|Semester and Year||SP 2012|
|Time||3:30 PM - 6:10 PM|
The realist novel is often considered to have reached its peak in England in the Victorian era. How and why did that happen? To what extent did the society shape the novel? To what extent did the novel reflect or represent the society? For that matter, what is realism, really? Is the realist novel entertainment or art? Does it play a moral role? Can it change society? How does material production influence the novel? We ask these questions through the lenses of four inter-related issues of the period: the conflict between a “mechanical” and a “romantic” philosophy; the increasing wealth of the middle class and the pauperization of the new working class; the “Woman Question,” involving the first large-scale agitation for equal rights for women; and the “imperial adventure” that brought a fourth of the world’s territory under British rule. We read four novels: Dickens’s Hard Times , Elizabeth Gaskell’s Mary Barton , George Eliot’s Adam Bede, and Rudyard Kipling’s Kim ; essays by “sages” John Stuart Mill, Thomas Carlyle, John Ruskin, Matthew Arnold, and George Eliot; postcolonial criticism by Edward Said; and theories of the novel by Mikhail Bakhtin, F.R. Leavis, Raymond Williams, and Virginia Woolf.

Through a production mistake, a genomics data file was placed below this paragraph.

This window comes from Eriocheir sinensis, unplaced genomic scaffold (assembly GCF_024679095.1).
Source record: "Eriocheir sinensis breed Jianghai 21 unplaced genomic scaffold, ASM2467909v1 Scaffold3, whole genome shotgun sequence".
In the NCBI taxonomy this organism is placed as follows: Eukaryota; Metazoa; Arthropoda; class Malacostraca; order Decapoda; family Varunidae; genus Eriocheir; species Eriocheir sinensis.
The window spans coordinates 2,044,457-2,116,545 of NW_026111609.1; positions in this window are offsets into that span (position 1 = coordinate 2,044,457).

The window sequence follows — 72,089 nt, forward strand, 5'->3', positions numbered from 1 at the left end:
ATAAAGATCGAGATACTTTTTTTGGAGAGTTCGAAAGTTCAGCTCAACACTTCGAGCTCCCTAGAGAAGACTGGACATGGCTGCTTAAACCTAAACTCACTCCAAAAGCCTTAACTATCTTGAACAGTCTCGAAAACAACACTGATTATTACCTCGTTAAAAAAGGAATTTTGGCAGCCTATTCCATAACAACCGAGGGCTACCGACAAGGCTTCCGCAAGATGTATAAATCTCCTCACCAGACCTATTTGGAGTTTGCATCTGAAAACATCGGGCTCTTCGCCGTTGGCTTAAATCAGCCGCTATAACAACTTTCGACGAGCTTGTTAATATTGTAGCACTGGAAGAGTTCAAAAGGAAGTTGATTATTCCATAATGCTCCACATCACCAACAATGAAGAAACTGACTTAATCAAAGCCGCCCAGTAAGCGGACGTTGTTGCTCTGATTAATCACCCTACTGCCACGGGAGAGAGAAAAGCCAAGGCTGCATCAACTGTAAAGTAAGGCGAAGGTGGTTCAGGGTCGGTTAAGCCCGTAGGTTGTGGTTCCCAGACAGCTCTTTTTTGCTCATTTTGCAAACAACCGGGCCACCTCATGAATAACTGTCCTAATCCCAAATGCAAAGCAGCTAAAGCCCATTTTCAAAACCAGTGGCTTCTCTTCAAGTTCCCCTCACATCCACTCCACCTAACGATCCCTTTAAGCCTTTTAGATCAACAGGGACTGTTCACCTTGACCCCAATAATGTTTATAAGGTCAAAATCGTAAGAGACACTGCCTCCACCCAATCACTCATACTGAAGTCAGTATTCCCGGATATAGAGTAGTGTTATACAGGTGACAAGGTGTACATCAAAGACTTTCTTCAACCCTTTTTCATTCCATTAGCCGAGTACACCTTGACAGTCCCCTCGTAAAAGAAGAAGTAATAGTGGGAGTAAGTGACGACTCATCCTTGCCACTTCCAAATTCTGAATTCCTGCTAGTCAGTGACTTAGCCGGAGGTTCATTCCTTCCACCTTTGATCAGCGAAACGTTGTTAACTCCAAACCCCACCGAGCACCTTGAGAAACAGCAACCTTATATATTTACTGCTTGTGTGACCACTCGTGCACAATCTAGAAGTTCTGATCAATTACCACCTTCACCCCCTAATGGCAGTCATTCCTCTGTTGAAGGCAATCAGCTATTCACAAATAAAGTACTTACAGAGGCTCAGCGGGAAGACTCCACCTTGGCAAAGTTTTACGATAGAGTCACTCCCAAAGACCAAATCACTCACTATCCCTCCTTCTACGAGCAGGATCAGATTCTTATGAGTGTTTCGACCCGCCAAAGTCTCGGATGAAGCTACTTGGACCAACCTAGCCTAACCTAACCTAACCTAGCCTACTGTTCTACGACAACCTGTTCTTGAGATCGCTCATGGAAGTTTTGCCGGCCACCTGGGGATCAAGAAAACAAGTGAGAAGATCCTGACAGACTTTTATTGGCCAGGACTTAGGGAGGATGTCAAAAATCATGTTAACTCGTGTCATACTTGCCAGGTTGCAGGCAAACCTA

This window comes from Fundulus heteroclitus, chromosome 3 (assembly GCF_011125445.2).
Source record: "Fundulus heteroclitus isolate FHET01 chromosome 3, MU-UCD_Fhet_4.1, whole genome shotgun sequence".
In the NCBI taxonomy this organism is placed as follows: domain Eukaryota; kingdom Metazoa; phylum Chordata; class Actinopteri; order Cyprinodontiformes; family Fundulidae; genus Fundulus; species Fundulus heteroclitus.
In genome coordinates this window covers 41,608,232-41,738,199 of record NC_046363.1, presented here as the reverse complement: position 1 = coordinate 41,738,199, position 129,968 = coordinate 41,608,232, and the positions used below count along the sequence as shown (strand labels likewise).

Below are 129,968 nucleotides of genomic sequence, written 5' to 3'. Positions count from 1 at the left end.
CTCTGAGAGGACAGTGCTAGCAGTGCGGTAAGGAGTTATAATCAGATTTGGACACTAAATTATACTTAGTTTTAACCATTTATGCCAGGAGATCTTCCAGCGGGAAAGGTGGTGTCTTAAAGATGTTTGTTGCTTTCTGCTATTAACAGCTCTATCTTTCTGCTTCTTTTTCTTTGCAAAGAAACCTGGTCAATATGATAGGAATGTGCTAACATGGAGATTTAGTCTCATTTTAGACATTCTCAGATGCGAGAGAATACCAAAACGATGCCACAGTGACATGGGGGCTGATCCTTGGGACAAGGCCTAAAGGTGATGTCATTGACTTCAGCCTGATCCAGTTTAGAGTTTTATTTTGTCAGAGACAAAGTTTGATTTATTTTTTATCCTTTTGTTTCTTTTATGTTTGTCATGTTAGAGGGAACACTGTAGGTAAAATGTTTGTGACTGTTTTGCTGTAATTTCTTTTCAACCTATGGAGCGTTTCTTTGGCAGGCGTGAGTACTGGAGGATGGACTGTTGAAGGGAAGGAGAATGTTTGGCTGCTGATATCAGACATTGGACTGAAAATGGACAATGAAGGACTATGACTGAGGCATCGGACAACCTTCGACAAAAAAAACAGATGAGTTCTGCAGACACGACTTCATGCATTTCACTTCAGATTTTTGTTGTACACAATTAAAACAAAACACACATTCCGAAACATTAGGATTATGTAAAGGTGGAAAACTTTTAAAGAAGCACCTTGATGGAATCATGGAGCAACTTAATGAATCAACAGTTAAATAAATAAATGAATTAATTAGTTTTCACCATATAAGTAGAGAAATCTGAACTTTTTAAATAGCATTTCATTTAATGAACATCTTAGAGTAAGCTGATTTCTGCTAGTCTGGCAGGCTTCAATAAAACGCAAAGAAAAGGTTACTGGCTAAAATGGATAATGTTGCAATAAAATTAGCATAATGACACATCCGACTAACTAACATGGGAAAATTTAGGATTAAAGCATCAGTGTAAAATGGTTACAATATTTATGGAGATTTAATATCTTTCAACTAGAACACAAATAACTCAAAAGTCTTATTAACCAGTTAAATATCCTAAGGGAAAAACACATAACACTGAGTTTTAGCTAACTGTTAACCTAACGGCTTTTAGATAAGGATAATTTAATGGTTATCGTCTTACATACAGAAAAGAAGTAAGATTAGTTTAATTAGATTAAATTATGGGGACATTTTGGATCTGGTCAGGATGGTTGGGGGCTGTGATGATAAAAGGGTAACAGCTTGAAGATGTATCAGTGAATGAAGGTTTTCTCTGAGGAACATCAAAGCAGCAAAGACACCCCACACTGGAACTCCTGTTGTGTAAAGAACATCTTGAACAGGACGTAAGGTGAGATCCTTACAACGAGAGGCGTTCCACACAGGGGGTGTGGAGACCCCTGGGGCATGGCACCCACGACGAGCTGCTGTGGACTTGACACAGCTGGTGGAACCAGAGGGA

Interdisciplinary Seminars (IDSEM-UG)